COVID-19 Leaves A Legacy Of Rising Poverty, Widening Child Labour

COVID-19 has exacerbated child labor in Matabeleland. Image by Unsplash

BY GEORGINA SOKO | @The_CBNews | This email address is being protected from spambots. You need JavaScript enabled to view it. | JAN 20, 2022

The long-lasting effects of COVID-19 have left children in Matabeleland North contending with deeper poverty and recent trends of child labour as more families struggle to make ends meet in a failing economy.

MATABELELAND NORTH (The Citizen Bulletin) — Yoliswa Dube (not real name) recoils in fear as her ‘madam’ lashes at her for daring to ask about her salary.

The 13-year-old Grade 7 dropout from Simatelele in Binga has gone for 5 months without pay.

She was brought into the mining town of Hwange by a family friend at the height of COVID-19 pandemic in 2021 to work as a maid, and promised a US$25 monthly salary.

“I was forced by poverty and pressure from my grandmother whom I lived with to look for a job in Hwange. Being the eldest girl I had no choice but to shoulder the weight of looking after my two siblings as young as I am,” she says.

Jonathan Dete (not real name) (14) from Makwandara area, some 50km away from Hwange also tells his story of how he slowly descends down the 64 metre deep mine shaft with only a torch and pick.

His two colleagues aged 13 and 19 years help lower him before they also join him in search of the tantalite mineral.

Dete and his 13 year old friend, Makomborero (Surname withheld) were ‘trafficked’ from Ngundu, Chivi district under Masvingo province after their families were told they would earn US$400 per month.

“At one point we indicated that we could not continue and wanted to leave but they coerced us to stay after giving us US$50 with a promise to give us more. We have been planning to run away but the problem is we need money to get back home,” Dete says.

Zimbabwe's laws such as the Labour Act prohibit employers from hiring a person under the age of 18.

Children in the age group of five to 14 are involved in economic activities due to poverty. Image by UNICEF Zimbabwe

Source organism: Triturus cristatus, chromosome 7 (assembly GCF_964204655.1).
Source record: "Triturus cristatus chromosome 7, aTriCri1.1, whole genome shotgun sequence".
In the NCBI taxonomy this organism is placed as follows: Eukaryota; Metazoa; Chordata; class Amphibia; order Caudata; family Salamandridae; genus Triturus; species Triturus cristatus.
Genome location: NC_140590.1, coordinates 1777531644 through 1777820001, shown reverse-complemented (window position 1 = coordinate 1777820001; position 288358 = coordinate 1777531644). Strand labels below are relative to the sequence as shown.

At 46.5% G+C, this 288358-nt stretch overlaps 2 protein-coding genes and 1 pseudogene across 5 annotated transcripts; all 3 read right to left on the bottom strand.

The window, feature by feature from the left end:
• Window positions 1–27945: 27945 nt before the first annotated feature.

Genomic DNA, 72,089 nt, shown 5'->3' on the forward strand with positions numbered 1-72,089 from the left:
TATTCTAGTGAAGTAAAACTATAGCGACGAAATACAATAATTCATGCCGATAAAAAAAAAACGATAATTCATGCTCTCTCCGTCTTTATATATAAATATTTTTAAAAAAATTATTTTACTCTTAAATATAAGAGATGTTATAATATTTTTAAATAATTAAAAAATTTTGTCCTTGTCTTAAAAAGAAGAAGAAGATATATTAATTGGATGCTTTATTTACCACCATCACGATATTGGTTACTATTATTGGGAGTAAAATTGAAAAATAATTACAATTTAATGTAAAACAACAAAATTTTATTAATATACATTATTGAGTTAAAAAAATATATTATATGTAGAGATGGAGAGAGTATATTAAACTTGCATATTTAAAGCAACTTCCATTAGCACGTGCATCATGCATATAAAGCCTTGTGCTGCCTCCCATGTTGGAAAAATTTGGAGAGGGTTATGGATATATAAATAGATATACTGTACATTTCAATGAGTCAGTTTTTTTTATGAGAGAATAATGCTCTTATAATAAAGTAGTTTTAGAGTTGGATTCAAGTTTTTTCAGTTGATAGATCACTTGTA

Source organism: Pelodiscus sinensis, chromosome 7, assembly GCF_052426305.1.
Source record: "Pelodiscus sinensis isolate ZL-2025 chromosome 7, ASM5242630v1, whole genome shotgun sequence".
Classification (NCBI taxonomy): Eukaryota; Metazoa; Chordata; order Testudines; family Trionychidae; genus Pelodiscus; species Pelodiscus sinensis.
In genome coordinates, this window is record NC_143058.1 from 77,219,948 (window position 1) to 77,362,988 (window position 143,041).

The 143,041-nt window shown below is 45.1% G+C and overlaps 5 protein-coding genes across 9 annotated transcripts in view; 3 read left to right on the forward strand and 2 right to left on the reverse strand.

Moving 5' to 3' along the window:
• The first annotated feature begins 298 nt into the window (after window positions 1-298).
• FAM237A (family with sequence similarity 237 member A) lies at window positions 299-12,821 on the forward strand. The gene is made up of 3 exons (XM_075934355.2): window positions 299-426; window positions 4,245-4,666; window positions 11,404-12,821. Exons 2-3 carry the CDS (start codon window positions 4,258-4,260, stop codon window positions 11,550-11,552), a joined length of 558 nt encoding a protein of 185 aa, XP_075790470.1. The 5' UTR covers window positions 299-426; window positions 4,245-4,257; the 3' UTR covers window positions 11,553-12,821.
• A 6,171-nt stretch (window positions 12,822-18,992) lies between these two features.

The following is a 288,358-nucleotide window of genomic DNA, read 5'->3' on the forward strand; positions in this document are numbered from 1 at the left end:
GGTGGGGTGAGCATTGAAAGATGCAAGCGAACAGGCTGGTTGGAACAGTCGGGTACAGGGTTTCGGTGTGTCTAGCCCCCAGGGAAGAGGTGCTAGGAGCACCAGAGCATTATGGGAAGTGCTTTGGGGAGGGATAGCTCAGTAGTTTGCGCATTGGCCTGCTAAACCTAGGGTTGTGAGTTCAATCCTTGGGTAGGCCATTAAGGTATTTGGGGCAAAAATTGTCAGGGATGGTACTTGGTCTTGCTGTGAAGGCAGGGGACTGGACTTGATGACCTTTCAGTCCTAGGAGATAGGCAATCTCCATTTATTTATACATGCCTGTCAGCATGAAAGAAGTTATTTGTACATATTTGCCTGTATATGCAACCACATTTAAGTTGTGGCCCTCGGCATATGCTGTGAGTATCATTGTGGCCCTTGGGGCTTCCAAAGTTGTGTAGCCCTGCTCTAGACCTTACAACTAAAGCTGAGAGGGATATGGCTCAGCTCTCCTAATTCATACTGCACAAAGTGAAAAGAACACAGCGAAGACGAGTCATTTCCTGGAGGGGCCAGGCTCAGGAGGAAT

The country has ratified a number of international conventions concerning child labour with the central government having established institutional mechanisms for the enforcement of laws and regulations on child labour.

Child psychologists say child labour has far-reaching effects on the development of children as they tend to miss out on education and other childhood activities.

Child rights activist, Anna Mandizha-Ncube says there is a need for comprehensive policies that cover all sectors of child protection.

“It is unfortunate that as parents we don’t see anything wrong especially given that culturally, the involvement of children in the family economy is generally regarded as acceptable,” Mandizha-Ncube says.

The Vendors Institute for Social and Economic Transformation in Zimbabwe has previously said over 20,000 children have turned to vending as a means of survival since the COVID-19 outbreak.

“This is driven by the misplaced notion by parents that it’s a way of training the children to become more responsible adults. So there is need for a deliberate mind-set change on Zimbabweans on the role of children in the society,” Mandizha-Ncube adds.

According to UNICEF, of Zimbabwe's 1.3 million orphans, some 100,000 are living on their own in child-headed households.

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Many such children are forced to leave school and find work as street vendors or labourers on tobacco farms, tea and sugar plantations, and in mines in order to support younger siblings.

Mandizha-Ncube says: “There should be an expansion of social policy programmes to cover more people by central  government through increasing the social protection budget to cater for growing numbers of families with children in need.”

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Social and Economic justice, Matabeleland South, COVID-19

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